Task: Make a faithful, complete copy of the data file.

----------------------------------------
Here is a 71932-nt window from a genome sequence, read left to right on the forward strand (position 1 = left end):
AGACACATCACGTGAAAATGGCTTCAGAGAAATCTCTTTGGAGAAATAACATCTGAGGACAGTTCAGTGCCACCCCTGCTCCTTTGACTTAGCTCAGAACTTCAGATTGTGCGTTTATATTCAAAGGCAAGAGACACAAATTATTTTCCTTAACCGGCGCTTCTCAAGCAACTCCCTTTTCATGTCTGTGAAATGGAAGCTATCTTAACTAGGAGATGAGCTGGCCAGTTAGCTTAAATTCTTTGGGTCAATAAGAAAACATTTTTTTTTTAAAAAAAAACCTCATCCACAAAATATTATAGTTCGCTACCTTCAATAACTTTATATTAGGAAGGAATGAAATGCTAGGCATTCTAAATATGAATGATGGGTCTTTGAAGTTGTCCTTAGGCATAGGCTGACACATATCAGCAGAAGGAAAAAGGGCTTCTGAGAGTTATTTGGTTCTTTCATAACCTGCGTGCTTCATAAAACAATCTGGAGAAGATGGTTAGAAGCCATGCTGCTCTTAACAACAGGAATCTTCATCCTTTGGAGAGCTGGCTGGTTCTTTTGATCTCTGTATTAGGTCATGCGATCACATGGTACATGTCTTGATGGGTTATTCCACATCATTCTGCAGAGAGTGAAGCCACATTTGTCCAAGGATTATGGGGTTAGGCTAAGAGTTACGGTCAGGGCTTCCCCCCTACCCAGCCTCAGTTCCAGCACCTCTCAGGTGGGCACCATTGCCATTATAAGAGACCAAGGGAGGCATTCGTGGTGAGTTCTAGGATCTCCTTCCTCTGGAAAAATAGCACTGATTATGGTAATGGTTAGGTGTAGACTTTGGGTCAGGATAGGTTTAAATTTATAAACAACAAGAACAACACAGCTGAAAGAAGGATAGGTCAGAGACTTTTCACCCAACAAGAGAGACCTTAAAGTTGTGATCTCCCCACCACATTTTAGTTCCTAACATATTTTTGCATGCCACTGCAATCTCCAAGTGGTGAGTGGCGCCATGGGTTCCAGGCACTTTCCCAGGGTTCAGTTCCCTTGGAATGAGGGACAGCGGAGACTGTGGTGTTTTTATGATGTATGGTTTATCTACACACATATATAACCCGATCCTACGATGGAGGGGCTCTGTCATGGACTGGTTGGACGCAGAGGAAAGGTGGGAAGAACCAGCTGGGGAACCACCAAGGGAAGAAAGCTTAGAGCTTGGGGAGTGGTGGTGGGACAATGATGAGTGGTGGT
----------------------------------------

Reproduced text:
Here is a 71932-nt window from a genome sequence, read left to right on the forward strand (position 1 = left end):
AGACACATCACGTGAAAATGGCTTCAGAGAAATCTCTTTGGAGAAATAACATCTGAGGACAGTTCAGTGCCACCCCTGCTCCTTTGACTTAGCTCAGAACTTCAGATTGTGCGTTTATATTCAAAGGCAAGAGACACAAATTATTTTCCTTAACCGGCGCTTCTCAAGCAACTCCCTTTTCATGTCTGTGAAATGGAAGCTATCTTAACTAGGAGATGAGCTGGCCAGTTAGCTTAAATTCTTTGGGTCAATAAGAAAACATTTTTTTTTTAAAAAAAAACCTCATCCACAAAATATTATAGTTCGCTACCTTCAATAACTTTATATTAGGAAGGAATGAAATGCTAGGCATTCTAAATATGAATGATGGGTCTTTGAAGTTGTCCTTAGGCATAGGCTGACACATATCAGCAGAAGGAAAAAGGGCTTCTGAGAGTTATTTGGTTCTTTCATAACCTGCGTGCTTCATAAAACAATCTGGAGAAGATGGTTAGAAGCCATGCTGCTCTTAACAACAGGAATCTTCATCCTTTGGAGAGCTGGCTGGTTCTTTTGATCTCTGTATTAGGTCATGCGATCACATGGTACATGTCTTGATGGGTTATTCCACATCATTCTGCAGAGAGTGAAGCCACATTTGTCCAAGGATTATGGGGTTAGGCTAAGAGTTACGGTCAGGGCTTCCCCCCTACCCAGCCTCAGTTCCAGCACCTCTCAGGTGGGCACCATTGCCATTATAAGAGACCAAGGGAGGCATTCGTGGTGAGTTCTAGGATCTCCTTCCTCTGGAAAAATAGCACTGATTATGGTAATGGTTAGGTGTAGACTTTGGGTCAGGATAGGTTTAAATTTATAAACAACAAGAACAACACAGCTGAAAGAAGGATAGGTCAGAGACTTTTCACCCAACAAGAGAGACCTTAAAGTTGTGATCTCCCCACCACATTTTAGTTCCTAACATATTTTTGCATGCCACTGCAATCTCCAAGTGGTGAGTGGCGCCATGGGTTCCAGGCACTTTCCCAGGGTTCAGTTCCCTTGGAATGAGGGACAGCGGAGACTGTGGTGTTTTTATGATGTATGGTTTATCTACACACATATATAACCCGATCCTACGATGGAGGGGCTCTGTCATGGACTGGTTGGACGCAGAGGAAAGGTGGGAAGAACCAGCTGGGGAACCACCAAGGGAAGAAAGCTTAGAGCTTGGGGAGTGGTGGTGGGACAATGATGAGTGGTGGT